Collectively referred to as “the Dublin trilogy,” O'Casey's first three plays dramatize the plight of Irish slum-dwellers during the political and social upheaval that surrounded the Easter Rising as well as the subsequent Irish civil war of the early 1920s, though not in chronological order. Set in Dublin's tenements in the wake of the Easter Rising, The Shadow of a Gunman portrays the tragic consequences of the guerilla warfare—historically known as “the troubles”—waged by the Irish Republican Army (IRA) and British soldiers for several inhabitants who get caught up in the political violence. The action of Juno & the Paycock occurs during the hostilities of the civil war, when neighbor killed neighbor. The play chronicles the troubles of an impoverished Dublin family whose dissension and strife mirror the national situation and delineate the nobility and foibles that compose the character of the Irish people. The Plough and the Stars follows the intertwined destinies of Dublin Catholics and Protestants who live in the same tenement during the violence of the Easter Rising. Similarly, The Silver Tassie concerns the brutality and absurdity of war— specifically, the effects of World War I on Irish and British soldiers—but this play also marks a change in O'Casey's dramatic style. Here, the action relies on expressionistic techniques, particularly evident in the second act, which incorporates colloquial speech and plainsong chant with an apocalyptic staging of the front lines at Flanders. Subsequent plays reveal O'Casey's penchant for expressionistic devices and stylized dialogue, including Within the Gates, which symbolically dramatizes the situation of the modern world through the personal interactions in a crowded urban park, and the series of plays usually referred to as “the colored plays.” Comprising The Star Turns Red (1940), Purple Dust (1943), Red Roses for Me (1943), and Oak Leaves and Lavender (1946), these plays explicitly reinforce O'Casey's socialist ideals, and for this reason, many critics dismiss them as propaganda pieces and technically inferior dramas. His later plays, including Cock-a-Doodle Dandy (his personal favorite), The Bishop's Bonfire, Drums for Father Ned, and Behind the Green Curtains, represent a blend of fantasy, ritual, and farcical satire that challenge deeply ingrained Irish attitudes toward politics, religion, sex, and art, which O'Casey portrayed as intellectually repressed and cowed into submission by a hypocritical clergy.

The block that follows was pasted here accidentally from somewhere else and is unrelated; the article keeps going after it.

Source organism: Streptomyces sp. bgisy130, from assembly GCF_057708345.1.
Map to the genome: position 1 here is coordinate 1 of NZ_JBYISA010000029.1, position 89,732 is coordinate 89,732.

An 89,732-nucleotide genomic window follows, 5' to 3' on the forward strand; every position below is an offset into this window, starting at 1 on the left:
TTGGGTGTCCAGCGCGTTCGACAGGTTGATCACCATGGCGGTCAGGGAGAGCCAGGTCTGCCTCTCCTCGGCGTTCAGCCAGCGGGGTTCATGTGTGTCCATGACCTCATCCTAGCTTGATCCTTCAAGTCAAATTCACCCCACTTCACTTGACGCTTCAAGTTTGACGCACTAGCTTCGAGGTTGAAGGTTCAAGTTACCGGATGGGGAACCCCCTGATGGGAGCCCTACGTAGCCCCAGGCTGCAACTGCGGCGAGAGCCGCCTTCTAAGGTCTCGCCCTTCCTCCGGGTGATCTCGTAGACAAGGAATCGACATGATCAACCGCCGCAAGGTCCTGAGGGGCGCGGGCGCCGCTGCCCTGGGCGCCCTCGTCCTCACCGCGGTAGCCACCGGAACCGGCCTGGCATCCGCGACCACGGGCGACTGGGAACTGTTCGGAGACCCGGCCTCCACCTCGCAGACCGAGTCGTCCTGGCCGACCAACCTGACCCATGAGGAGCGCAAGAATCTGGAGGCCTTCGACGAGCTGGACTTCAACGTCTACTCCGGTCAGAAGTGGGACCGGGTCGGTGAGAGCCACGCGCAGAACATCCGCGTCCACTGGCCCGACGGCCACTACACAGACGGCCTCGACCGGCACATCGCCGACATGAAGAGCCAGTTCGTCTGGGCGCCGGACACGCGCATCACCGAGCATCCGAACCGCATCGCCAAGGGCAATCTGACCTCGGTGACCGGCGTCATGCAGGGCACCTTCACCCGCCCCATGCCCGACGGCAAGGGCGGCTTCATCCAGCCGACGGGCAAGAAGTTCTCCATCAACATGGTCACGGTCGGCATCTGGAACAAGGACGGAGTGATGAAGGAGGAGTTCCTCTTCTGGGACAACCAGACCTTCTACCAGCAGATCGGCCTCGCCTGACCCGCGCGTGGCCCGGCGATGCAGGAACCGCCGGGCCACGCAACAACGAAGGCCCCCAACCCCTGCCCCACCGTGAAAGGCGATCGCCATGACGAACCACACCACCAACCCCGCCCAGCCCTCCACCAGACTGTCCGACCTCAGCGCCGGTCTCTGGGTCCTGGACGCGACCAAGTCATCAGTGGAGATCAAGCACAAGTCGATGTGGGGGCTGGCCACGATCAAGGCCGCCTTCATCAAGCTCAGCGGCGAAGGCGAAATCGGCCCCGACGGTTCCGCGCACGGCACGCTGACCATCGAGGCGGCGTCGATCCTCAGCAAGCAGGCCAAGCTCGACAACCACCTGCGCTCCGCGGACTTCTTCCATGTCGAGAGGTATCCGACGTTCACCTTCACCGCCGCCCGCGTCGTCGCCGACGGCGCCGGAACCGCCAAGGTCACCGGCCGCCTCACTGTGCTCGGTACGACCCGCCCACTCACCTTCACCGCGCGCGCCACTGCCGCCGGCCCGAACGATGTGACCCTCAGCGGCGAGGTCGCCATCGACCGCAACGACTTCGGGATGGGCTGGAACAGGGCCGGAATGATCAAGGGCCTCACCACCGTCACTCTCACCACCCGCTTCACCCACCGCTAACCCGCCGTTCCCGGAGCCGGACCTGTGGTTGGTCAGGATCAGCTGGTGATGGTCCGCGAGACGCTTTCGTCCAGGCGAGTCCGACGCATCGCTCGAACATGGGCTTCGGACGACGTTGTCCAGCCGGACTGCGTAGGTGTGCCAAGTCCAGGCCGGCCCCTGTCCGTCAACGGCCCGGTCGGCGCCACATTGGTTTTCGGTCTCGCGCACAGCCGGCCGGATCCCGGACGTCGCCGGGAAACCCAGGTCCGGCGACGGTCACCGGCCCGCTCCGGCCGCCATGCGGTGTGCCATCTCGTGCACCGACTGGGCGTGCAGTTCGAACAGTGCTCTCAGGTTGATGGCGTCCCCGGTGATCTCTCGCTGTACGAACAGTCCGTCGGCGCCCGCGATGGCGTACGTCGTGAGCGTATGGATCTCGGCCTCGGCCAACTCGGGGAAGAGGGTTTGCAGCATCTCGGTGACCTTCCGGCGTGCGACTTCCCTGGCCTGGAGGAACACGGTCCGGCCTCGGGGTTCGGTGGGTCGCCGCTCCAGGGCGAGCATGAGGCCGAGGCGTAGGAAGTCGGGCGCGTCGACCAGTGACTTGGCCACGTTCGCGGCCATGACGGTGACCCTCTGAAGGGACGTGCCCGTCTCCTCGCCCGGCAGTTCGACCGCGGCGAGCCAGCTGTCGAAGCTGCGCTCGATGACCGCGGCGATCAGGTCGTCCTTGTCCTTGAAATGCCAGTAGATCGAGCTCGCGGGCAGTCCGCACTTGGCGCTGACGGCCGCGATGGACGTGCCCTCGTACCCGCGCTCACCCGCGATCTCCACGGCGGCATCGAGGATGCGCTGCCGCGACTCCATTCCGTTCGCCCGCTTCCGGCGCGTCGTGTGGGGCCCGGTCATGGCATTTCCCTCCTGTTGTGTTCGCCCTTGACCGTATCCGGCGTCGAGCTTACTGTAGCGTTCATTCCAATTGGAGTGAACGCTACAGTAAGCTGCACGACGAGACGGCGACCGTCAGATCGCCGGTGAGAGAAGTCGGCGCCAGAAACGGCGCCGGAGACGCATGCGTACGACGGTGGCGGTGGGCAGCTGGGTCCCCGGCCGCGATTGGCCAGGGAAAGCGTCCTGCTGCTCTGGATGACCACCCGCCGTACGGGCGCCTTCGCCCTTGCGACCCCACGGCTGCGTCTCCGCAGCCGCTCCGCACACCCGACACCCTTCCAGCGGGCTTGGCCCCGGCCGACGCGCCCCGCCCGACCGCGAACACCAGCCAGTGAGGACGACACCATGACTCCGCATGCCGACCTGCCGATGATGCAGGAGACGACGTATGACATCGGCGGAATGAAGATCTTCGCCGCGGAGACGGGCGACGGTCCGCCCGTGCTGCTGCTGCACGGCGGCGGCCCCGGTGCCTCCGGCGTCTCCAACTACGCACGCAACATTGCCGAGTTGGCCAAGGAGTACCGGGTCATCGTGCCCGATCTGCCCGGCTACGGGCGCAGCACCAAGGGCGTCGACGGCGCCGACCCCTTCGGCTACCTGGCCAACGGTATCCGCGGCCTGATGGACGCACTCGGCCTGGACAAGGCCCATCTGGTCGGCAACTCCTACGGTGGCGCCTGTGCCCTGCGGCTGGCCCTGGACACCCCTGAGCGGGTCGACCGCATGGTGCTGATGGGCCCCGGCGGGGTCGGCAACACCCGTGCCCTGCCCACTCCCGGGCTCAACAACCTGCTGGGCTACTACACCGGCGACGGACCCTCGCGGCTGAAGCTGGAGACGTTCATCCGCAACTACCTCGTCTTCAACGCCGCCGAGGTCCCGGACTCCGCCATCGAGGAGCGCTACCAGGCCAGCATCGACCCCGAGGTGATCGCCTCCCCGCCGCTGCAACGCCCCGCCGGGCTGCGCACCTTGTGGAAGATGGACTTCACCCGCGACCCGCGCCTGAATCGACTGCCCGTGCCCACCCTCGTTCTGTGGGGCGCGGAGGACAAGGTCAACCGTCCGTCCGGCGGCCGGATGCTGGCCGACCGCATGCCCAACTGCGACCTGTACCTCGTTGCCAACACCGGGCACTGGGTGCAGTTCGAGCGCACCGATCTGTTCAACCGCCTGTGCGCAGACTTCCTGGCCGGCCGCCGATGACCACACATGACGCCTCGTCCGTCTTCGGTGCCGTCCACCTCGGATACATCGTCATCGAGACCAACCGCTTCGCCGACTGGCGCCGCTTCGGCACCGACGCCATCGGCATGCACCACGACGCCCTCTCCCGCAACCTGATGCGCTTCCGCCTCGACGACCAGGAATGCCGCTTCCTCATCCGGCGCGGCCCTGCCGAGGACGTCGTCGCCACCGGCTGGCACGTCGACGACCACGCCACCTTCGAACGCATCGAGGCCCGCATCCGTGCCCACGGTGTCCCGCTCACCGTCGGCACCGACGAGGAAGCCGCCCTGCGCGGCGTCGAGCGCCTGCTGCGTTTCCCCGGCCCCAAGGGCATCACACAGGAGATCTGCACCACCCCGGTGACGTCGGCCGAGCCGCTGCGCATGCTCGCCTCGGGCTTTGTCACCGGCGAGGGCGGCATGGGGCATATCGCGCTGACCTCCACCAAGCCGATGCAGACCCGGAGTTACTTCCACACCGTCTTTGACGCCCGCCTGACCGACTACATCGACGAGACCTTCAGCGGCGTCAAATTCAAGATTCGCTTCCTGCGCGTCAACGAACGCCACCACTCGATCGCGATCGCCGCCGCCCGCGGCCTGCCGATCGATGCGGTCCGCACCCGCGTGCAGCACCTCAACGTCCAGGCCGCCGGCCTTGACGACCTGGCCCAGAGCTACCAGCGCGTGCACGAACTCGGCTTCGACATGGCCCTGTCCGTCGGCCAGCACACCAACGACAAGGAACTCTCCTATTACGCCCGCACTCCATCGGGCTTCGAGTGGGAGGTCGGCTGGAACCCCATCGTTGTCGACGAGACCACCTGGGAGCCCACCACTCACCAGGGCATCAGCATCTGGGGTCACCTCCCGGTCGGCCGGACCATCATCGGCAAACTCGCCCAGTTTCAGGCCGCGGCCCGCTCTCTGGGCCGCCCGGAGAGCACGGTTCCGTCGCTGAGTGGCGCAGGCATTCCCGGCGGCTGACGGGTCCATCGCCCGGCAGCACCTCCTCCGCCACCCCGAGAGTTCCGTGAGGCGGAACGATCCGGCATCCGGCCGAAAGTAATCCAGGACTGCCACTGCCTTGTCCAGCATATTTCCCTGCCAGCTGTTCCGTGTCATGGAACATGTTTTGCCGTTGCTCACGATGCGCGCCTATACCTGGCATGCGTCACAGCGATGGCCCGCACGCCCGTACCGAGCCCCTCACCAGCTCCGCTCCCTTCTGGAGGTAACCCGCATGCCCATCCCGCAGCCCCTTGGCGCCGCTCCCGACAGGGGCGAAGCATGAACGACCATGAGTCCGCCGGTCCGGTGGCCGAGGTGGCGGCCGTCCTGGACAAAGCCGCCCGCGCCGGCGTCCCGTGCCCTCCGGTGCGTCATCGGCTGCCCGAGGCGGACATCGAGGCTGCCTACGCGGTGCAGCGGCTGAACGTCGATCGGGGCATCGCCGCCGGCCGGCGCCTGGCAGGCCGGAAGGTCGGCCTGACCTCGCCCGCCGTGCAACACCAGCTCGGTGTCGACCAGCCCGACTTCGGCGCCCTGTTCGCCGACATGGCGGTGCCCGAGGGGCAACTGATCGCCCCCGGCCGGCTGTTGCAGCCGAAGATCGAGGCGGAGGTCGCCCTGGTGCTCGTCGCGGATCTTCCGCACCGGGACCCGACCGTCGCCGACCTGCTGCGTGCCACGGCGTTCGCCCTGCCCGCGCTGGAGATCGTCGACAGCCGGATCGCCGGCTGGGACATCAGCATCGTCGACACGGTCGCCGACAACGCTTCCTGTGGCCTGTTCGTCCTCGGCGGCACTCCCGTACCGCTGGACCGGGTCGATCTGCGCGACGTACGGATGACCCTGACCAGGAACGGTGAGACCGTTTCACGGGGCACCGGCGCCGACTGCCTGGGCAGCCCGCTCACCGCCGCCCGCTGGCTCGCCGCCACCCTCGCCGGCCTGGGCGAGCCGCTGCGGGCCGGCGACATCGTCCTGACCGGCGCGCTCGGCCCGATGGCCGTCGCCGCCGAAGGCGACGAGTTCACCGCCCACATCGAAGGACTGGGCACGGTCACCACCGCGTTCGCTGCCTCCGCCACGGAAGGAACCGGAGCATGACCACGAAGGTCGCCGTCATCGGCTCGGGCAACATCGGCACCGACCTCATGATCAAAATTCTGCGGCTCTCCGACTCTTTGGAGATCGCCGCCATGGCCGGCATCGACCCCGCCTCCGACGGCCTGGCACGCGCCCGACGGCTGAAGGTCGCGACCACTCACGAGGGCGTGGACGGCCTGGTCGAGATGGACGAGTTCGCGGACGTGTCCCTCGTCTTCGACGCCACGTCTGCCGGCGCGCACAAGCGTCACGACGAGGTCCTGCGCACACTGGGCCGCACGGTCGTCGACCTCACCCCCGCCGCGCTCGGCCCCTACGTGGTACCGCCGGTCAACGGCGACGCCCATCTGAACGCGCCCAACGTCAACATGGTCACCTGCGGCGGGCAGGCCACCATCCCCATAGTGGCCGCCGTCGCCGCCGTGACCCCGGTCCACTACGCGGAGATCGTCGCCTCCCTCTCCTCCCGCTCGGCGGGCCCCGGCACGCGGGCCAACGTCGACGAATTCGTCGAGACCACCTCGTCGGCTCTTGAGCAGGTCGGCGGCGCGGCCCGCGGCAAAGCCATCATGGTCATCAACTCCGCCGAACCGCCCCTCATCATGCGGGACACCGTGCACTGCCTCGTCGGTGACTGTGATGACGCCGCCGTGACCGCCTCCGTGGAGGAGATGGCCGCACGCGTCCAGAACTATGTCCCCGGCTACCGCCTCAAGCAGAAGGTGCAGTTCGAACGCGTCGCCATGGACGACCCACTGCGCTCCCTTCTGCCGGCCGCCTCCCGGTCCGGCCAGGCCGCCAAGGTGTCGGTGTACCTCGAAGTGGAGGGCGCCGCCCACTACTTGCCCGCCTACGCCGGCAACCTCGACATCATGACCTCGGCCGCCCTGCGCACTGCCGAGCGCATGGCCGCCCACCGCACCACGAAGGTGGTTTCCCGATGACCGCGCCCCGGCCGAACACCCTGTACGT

A common critical response to O'Casey's body of dramatic works has asserted that his “Dublin trilogy” represents his highest achievement, and many critics have acknowledged that these tragicomedies almost single handedly reinvigorated the Irish-Anglo theater with their gritty portraits of industrial, urban life. At the same time, however, critics generally have maintained that O'Casey's plays after The Plough and the Stars fail to attain a similar level of artistic vision, claiming that they are marred by overt didacticism and ideological propaganda. Furthermore, most critics have perceived a noticeable break in his dramaturgical style, beginning with The Silver Tassie, denying any resemblance between the conventions of his early drama and that of his later plays. Despite the widespread acceptance of such views, some recent scholars have characterized O'Casey's dramatic art as a precursor of the “total theater” experience, citing the presence of such diverse elements as vaudeville, melodrama, sentimentality, literary and historical allusions, and alternately poetic and polemical language. While many scholars have hesitantly granted accord with this perspective, they also have been reluctant to deal with O'Casey's ideological commitments in similar fashion, frequently isolating them from his technical accomplishments in the theatre.